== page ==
Wellesley College planning up to $550m worth of projects to renovate, expand campus buildings by 2025
Wellesley College officials are in the early stages of drafting a campus-wide development plan that calls for spending up to a half-billion dollars on projects to renovate and expand existing buildings over the next 12 to 15 years.
“This is probably the most significant renewal of the campus since it was rebuilt,” about 85 years ago, the college’s dean and provost Andrew Shennan said.
The newly-released “Wellesley 2025 Consolidated Program Plan” report considers four proposals starting with a “base plan” of the campus’ “most urgently needed projects” that would be budgeted at $365 million, an amount administrators believe the school could afford even under the college’s “most conservative” financial outlook.
An “expanded plan,” budgeted at about $450 million, would include several additional projects beyond the base plan, according to the report.
And, two options for a $550-million “comprehensive plan” – one with an “academic emphasis” and the other with an “integrated approach” – would include several more projects beyond the expanded plan, said the report, which the college completed late last month.
The process to develop the plan began in the fall of 2010, when the college conducted a study that “suggested a lot of our impressive beautiful old buildings really need attention and haven’t been significantly renovated for a long time,” Shennan said by phone Friday.
He said working groups were established representing five distinct parts of the colleges academic and student life initiatives – arts and media; the humanities; science and the environment; student residential experience; and wellness and sports.
The college asked each group to try to identify long-term priorities for not only buildings, but also programming.
“We thought it was important to ask these five groups to think big,” Shennan said. “It was a chance for the college to ask ourselves what would be the ideal scenario for buildings and programs for the years ahead for Wellesley’s students and faculty.”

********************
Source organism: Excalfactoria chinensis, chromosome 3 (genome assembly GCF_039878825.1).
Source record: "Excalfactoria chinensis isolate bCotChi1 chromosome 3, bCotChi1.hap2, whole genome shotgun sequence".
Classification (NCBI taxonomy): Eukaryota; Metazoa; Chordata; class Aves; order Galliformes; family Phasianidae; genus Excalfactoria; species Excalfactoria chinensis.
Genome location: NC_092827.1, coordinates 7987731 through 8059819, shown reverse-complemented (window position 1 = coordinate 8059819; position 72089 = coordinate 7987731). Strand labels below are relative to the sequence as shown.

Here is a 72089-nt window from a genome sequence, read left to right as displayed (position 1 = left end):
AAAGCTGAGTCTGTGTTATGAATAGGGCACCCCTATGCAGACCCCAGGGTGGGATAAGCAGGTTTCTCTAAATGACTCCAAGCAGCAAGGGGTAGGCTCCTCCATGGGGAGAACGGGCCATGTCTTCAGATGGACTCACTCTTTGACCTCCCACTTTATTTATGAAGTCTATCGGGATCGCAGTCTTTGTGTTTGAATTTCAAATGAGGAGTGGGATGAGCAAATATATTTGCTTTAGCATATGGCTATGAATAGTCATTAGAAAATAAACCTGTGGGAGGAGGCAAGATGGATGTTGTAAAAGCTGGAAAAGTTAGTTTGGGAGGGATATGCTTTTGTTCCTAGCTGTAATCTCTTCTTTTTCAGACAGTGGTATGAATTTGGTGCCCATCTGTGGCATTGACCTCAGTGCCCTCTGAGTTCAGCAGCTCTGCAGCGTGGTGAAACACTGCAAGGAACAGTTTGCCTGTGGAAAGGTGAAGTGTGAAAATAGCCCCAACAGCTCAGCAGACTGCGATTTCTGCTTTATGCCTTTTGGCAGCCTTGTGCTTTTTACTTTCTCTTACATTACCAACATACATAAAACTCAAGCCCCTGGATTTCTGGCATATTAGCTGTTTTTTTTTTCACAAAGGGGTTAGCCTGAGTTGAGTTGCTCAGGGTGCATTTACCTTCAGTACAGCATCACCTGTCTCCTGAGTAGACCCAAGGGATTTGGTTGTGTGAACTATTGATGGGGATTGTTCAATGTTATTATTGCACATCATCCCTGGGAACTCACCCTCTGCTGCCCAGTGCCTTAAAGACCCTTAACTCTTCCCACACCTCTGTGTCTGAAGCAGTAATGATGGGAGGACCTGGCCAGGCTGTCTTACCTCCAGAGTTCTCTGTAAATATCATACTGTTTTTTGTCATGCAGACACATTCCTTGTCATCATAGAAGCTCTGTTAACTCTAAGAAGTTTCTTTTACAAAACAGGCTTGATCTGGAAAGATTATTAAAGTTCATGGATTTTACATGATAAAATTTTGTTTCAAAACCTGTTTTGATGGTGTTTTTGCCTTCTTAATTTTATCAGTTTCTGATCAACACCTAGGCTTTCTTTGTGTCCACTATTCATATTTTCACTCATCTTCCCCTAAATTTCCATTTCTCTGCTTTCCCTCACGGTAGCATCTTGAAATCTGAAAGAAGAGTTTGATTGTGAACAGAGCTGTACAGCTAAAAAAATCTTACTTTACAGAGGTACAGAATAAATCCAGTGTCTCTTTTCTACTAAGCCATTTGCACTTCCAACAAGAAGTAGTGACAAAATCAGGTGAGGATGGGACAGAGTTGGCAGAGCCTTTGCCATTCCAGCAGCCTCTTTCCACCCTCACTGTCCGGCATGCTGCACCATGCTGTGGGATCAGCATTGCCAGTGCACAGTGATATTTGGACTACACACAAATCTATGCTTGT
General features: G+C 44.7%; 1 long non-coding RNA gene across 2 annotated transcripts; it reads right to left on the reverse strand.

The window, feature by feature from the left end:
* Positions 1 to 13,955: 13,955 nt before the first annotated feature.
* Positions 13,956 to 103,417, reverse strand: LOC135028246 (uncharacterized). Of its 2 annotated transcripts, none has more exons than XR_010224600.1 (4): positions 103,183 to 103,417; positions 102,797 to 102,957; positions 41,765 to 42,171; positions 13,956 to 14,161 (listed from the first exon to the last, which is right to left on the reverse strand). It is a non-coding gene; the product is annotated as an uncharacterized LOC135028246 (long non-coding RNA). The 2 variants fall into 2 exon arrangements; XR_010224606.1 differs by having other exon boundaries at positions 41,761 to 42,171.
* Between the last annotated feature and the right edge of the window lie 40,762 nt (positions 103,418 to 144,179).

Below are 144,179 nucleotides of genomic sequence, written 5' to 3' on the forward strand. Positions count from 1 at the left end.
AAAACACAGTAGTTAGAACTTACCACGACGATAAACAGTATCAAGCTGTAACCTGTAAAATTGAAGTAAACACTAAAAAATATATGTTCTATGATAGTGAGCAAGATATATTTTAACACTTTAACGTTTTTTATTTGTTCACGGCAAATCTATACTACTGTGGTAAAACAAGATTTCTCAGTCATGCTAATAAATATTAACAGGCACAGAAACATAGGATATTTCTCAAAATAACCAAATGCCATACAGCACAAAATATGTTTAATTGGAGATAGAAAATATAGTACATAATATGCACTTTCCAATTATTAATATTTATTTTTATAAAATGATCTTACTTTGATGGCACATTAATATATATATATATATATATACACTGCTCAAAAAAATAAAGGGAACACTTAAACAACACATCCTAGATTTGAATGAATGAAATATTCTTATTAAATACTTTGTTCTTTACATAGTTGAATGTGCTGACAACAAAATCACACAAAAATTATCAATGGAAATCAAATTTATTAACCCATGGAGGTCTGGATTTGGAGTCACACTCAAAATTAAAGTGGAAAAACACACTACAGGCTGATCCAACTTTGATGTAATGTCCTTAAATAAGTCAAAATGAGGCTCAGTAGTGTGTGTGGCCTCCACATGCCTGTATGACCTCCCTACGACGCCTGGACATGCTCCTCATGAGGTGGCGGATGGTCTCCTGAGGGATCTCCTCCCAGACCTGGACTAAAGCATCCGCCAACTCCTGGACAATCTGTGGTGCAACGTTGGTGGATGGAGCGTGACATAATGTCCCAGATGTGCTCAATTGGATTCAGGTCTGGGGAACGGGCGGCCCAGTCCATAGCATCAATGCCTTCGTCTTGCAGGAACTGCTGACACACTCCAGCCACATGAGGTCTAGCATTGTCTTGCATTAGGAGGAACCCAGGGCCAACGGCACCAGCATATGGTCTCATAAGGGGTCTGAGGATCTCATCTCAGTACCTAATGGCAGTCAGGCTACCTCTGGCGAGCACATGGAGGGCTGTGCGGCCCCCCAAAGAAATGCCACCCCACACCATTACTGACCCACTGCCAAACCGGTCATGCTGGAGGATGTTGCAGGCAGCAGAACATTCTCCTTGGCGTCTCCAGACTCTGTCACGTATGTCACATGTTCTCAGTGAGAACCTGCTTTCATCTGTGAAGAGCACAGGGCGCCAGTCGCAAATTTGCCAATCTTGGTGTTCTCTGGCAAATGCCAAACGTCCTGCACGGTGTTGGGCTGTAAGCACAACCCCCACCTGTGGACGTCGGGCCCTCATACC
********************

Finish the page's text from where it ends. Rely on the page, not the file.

He said that the groups were asked to think about what the college will need for at least the next decade or two beyond the plan’s target completion of 2025.
“I think there’s a danger if you lock the college into the short-term future,” said Shennan.
The groups at first came up with a combination of plans that would have increased the campus’ building space by more than 370,000 square feet, or about 14 percent, and would have cost the college an estimated $1.38 billion, well above its max budget of $550 million.
Wellesley then hired VSBA, a Philadelphia-based architecture firm, to help the college consolidate those plans. The firm and a college steering committee held a series of about 20 meetings with college trustees and top administrators and consulted more than 75 faculty, staff, students, and other campus leaders to draft the plan.
In April, college trustees approved the plan, which underwent some tweaks leading up to last month’s latest and “final” report.
Shennan said the college expects to use money from its operating budgets, fundraising and loans to pay for the plan.
The college will decide as it moves along with the plan whether it will take on projects in the expanded and comprehensive plans. That decision will be based largely on its financial resources.
“We wanted that flexibility,” he said. “We wanted to be thoughtful, but not rigid … because as we move along things will change, building needs will suddenly become more acute, perhaps programming needs will become more acute.”
“We really hope we’re able to go beyond the base plan, but we’re not sure how far beyond it we’ll be able to go,” he added.
He said the college hopes to complete many of the projects a few years before 2025. The plan will not expand the footprint that Wellesley’s campus comprises, though it does call for some buildings to grow.
Despite potentially adding some space on its existing campus, the school does not plan to increase the size of its student body, Shennan said.
A breakdown of the plan